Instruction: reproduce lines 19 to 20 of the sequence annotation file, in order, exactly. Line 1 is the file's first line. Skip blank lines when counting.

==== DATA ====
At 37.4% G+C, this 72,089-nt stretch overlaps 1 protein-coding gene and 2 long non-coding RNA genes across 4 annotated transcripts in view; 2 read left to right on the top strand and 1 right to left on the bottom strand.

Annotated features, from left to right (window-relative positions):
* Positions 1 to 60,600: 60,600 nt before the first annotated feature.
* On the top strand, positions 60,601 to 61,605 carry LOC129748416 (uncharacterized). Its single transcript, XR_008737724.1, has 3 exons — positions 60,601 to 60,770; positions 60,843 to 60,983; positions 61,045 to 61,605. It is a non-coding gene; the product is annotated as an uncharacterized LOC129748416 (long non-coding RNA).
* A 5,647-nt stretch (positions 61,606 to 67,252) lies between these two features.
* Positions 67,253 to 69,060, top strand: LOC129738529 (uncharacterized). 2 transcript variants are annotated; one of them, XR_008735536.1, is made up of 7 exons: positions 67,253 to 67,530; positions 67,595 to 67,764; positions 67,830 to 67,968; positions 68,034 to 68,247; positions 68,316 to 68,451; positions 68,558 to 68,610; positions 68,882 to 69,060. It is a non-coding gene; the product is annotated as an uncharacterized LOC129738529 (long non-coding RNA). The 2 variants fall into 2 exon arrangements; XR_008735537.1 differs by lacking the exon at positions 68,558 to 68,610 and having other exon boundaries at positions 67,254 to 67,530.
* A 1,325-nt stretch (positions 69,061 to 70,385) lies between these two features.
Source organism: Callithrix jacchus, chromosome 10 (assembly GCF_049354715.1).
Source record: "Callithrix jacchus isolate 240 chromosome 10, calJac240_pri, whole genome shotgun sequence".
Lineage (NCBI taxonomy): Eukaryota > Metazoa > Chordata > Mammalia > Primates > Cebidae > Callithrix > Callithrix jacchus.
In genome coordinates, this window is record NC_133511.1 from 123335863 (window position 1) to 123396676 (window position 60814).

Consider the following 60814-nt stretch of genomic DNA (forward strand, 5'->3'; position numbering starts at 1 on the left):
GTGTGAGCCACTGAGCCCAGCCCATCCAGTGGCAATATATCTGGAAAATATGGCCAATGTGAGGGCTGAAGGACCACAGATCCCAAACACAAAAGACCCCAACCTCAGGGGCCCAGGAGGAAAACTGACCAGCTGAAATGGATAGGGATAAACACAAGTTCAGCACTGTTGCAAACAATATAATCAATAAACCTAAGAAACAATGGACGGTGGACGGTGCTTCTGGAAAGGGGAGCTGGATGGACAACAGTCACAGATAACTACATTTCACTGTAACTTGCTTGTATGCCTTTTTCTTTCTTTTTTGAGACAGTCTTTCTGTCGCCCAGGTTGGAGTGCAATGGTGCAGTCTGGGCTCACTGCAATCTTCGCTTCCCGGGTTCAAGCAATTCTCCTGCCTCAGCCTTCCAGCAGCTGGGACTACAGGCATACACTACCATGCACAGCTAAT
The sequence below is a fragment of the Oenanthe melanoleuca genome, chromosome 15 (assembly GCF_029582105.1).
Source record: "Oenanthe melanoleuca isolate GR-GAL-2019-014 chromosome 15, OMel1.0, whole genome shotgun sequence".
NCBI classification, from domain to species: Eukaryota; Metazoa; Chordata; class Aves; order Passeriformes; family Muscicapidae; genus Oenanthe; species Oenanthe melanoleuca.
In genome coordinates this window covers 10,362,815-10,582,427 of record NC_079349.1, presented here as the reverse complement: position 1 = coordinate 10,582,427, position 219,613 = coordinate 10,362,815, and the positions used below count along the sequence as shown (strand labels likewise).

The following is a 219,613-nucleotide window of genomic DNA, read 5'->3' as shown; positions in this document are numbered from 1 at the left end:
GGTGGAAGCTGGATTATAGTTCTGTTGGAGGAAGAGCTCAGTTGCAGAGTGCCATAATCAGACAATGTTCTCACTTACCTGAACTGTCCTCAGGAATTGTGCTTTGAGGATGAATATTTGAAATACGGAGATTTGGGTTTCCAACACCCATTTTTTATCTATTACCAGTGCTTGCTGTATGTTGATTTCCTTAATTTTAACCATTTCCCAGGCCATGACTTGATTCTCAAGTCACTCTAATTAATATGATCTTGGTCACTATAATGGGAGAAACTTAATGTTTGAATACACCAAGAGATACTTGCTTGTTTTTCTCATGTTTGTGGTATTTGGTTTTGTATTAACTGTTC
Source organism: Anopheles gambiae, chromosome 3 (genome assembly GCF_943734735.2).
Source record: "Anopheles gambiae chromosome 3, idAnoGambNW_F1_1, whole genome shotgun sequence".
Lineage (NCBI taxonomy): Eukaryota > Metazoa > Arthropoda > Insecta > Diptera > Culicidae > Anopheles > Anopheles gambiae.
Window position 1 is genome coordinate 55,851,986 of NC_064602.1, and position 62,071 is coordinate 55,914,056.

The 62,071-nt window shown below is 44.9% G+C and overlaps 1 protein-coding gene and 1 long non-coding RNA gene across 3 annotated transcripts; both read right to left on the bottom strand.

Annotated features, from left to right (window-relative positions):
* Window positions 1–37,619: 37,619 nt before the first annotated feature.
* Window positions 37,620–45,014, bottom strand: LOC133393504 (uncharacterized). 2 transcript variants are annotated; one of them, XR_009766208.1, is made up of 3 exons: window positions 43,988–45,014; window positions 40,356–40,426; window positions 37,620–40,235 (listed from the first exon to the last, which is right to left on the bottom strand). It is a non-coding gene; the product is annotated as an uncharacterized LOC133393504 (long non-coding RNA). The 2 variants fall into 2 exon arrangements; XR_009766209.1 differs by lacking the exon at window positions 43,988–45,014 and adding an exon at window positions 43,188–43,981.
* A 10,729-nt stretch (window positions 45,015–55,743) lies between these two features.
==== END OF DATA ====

GGTGGAAGCTGGATTATAGTTCTGTTGGAGGAAGAGCTCAGTTGCAGAGTGCCATAATCAGACAATGTTCTCACTTACCTGAACTGTCCTCAGGAATTGTGCTTTGAGGATGAATATTTGAAATACGGAGATTTGGGTTTCCAACACCCATTTTTTATCTATTACCAGTGCTTGCTGTATGTTGATTTCCTTAATTTTAACCATTTCCCAGGCCATGACTTGATTCTCAAGTCACTCTAATTAATATGATCTTGGTCACTATAATGGGAGAAACTTAATGTTTGAATACACCAAGAGATACTTGCTTGTTTTTCTCATGTTTGTGGTATTTGGTTTTGTATTAACTGTTC
Source organism: Anopheles gambiae, chromosome 3 (genome assembly GCF_943734735.2).